New Sign You Have Heart Trouble, Study Says
Monitoring your blood pressure is an essential tool in preventing some of the leading causes of death in the United States - heart disease, heart attacks, and stroke, according to the US Centers for Disease Control and Prevention - all of which are linked to high blood pressure. A third of the population suffers from high blood pressure. Most people tend to have their blood pressure measured on one arm. However, new research has found "solid evidence" that relying on one-armed measurement can be a fatal mistake. Read on - and to keep your health and the health of others safe, these safe signs you already had with coronavirus shouldn't be missed.
Get your blood pressure checked in both arms, the study advises
A new meta-analysis of 24 global studies published Monday in the journal Hypertension urges that blood pressure values be measured on both arms to confirm that a difference between the two is linked to a higher risk of heart attack, stroke and death is.
"We have long known that a difference in blood pressure between the two arms is related to poorer health outcomes. The large number of people involved in the INTERPRESS-IPD study helps us to understand this more clearly," says lead author Dr. Chris Clark. A clinical lecturer at the University of Exeter Medical School in the UK said in an accompanying statement. "It tells us that the greater the difference in blood pressure between the arms, the greater the cardiovascular risk. So it's really important to measure both arms to see which patients are at significantly higher risk."
Blood pressure rises and falls in a cycle with each pulse and is measured in units of millimeters of mercury (mmHg). Two numbers are offered during a measurement, the upper (systolic) value representing the maximum blood pressure and the lower (diastolic) value representing the minimum blood pressure. High blood pressure (also known as hypertension) is indicated by high systolic blood pressure.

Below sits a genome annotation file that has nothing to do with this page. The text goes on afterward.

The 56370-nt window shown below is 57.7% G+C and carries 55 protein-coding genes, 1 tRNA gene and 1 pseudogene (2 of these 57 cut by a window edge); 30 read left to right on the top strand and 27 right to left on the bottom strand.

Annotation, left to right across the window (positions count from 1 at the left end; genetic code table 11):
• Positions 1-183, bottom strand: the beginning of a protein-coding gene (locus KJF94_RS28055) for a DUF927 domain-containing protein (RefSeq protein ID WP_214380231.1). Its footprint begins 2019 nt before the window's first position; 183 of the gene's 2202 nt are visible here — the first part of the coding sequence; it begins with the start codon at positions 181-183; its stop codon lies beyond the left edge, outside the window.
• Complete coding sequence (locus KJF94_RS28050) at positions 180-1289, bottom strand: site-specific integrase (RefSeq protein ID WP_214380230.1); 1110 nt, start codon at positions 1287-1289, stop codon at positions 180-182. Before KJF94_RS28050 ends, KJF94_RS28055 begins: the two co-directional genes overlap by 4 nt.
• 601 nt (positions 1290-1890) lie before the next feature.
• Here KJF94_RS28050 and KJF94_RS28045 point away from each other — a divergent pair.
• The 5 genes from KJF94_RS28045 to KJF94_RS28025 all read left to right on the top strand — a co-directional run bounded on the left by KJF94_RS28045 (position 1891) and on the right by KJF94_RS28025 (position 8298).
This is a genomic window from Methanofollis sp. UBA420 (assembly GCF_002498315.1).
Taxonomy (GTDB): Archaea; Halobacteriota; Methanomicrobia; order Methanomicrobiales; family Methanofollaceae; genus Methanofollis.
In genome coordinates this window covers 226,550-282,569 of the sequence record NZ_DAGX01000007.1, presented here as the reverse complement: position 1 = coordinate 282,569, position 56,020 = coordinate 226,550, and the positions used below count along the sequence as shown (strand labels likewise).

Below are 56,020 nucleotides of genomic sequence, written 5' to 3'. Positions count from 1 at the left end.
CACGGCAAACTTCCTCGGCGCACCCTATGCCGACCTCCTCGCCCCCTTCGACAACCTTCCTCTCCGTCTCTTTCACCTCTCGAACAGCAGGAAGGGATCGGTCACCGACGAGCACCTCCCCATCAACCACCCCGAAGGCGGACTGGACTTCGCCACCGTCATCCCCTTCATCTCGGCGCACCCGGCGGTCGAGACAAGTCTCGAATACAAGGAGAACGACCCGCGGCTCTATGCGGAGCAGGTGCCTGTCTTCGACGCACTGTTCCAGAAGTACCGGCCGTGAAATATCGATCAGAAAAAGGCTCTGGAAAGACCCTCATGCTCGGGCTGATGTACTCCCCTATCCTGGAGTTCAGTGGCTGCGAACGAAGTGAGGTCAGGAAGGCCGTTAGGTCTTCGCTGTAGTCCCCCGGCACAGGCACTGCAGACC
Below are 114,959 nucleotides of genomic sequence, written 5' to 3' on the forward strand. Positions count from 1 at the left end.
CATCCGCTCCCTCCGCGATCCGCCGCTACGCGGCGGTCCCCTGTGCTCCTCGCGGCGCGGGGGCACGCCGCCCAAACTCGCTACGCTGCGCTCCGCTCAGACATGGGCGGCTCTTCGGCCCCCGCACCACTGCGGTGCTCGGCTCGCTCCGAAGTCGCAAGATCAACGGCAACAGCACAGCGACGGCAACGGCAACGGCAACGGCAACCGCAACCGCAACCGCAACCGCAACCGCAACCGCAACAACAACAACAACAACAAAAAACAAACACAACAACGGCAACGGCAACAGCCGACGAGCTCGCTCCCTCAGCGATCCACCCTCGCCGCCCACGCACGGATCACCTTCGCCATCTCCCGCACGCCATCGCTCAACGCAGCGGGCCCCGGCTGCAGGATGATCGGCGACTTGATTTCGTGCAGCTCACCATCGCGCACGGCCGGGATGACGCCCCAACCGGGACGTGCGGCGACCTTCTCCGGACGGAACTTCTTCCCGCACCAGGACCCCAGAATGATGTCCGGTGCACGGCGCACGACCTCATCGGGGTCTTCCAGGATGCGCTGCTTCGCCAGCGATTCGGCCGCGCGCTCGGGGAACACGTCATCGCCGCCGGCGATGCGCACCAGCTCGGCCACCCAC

"A significant difference between the systolic blood pressure measurements in the two arms could indicate narrowing or stiffening of the arteries, which can affect blood flow," explain the accompanying study materials. "These arterial changes are recognized as additional risk markers for subsequent heart attack, stroke, or premature death and should be investigated for treatment."
According to the researchers' findings, every mmHg difference between the two arms increased the predicted 10-year risk of developing new angina, heart attack, or stroke by one percent. new angina, heart attack, or stroke.
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What to discuss with your doctor
How will this new research affect you? "Patients who need a blood pressure monitor should now expect to have it checked at least once in both arms," says Dr. Clark. Discuss this with your doctor. To protect your life and that of others, don't go to any of these 35 places that are most likely to catch COVID.
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